Lonely cubicle graveyards killing employee morale

Since the recession began, companies have been forced to make difficult decisions, including mass layoffs and downsizing. Among a list of other negative repercussions, those difficult business decisions are transforming once bustling gray mazes full of busy employees into barren “cubicle graveyards.”

Workers may now have more room to stretch out, but the ever-growing emptiness is having a harmful effect on remaining employees’ morale.

During the past year, the average square foot per office occupant has risen to 435 square feet, up from 415 square feet in 2008, according to International Facility Management Association (IFMA) in a recent MSNBC article.

Compared to last year, there are fewer people working in a greater amount of space. A spokesperson for the IFMA attributes the growing amount of empty space to the economic downturn and mass layoffs our country is experiencing.

While the sight of empty cubicles can be depressing to remaining employees, many organizations aren’t doing much to improve the situation.

"To some extent, companies are waiting until things stabilize so they can look at their options," says Ilene Gochman, an organization effectiveness expert with consulting firm Watson Wyatt. "People are not sure they have the right size organization yet. They don’t want to move people and then have to move them again."

Unfortunately, it’s not that easy on those left behind.

"Emotionally, workers look around the empty office, and it brings the depth of the economic crisis home for them in a personal way," says Leslie Seppinni, a clinical psychologist. "They wonder: 'Am I next?' and a tremendous amount of anxiety and depression builds as they try to figure out what steps to take next." (MSNBC)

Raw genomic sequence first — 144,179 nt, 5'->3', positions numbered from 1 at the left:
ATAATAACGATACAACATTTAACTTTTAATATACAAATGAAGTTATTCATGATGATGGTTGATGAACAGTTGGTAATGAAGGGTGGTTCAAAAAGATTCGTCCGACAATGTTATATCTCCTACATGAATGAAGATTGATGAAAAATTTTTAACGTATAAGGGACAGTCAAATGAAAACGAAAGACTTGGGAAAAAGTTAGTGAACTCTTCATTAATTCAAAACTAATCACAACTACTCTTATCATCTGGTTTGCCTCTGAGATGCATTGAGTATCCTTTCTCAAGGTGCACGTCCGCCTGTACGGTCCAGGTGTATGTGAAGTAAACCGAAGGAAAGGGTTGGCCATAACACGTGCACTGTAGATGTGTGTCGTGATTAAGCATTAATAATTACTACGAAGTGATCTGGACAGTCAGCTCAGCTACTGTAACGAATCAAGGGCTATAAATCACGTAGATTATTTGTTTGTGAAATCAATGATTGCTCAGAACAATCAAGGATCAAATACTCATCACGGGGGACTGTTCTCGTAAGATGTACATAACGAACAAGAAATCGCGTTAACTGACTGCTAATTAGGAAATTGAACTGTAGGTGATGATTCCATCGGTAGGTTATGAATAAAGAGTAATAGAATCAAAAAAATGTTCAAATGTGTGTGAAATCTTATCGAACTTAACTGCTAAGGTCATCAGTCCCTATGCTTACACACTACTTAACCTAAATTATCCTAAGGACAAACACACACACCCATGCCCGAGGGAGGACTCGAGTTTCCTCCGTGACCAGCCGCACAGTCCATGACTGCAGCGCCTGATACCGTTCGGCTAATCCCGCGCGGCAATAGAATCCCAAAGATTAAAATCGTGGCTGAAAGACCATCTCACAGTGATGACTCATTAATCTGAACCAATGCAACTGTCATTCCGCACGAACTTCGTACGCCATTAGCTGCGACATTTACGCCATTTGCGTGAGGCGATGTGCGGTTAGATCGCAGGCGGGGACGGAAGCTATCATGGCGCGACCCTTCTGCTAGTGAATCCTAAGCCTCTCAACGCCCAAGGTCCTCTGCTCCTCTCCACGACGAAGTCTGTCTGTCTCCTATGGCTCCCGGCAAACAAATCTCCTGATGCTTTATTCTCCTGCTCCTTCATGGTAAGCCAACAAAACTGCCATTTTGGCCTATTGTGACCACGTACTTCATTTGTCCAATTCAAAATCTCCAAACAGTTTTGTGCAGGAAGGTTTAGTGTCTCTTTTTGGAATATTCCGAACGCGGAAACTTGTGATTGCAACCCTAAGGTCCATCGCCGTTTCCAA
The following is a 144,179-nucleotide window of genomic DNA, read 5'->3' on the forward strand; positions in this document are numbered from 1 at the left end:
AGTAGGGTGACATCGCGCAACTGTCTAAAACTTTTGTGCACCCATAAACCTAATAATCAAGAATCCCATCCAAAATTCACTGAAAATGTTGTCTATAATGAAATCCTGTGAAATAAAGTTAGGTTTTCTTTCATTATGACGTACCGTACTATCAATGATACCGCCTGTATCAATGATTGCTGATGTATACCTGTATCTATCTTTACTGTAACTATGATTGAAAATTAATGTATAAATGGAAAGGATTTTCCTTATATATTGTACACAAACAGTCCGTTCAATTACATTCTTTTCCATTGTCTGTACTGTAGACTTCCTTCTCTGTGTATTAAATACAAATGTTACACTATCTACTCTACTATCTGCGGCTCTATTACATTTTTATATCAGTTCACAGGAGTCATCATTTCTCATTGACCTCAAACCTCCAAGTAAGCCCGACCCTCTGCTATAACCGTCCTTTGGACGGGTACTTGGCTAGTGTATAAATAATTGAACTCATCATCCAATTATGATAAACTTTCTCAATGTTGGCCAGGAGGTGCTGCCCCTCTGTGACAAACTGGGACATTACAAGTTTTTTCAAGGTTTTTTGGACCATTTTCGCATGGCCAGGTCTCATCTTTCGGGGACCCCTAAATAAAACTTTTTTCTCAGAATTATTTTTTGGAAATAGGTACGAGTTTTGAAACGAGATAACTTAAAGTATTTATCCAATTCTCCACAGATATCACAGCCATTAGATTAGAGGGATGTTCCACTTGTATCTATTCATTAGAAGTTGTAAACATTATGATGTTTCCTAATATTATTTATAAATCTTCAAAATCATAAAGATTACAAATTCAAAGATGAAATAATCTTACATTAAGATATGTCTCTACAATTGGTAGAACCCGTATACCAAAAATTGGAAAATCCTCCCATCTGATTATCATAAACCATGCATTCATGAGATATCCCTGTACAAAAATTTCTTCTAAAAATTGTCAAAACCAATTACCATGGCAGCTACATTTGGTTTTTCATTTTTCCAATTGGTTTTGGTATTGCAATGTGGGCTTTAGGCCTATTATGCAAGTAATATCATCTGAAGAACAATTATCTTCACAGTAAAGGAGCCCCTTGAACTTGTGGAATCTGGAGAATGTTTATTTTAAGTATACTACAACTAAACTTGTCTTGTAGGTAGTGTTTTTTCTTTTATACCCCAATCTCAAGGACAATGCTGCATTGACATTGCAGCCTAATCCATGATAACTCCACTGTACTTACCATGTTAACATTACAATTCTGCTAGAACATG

Other workplace experts featured in the article offered some tips for offices dealing with cubicle graveyards:

  • If you’re an employee upset over the empty office landscape, speak up. Some managers may be unaware of how the empty cubes are affecting morale and usually all it takes is a simple conversation to bring it to their attention.

  • Rearrange the office and test different layouts. Take a look at how employees are using the space they already have and ask, “Do they need more conference rooms or more collaboration space, such as informal meeting areas?”

  • Let in natural light. A simple way to immediately improve the mood around the office is to allow more natural light flow through windows. Disassemble cubicles and give more employees a window view. Set up Wi-Fi in the office so workers can become more mobile and collaborate easier.


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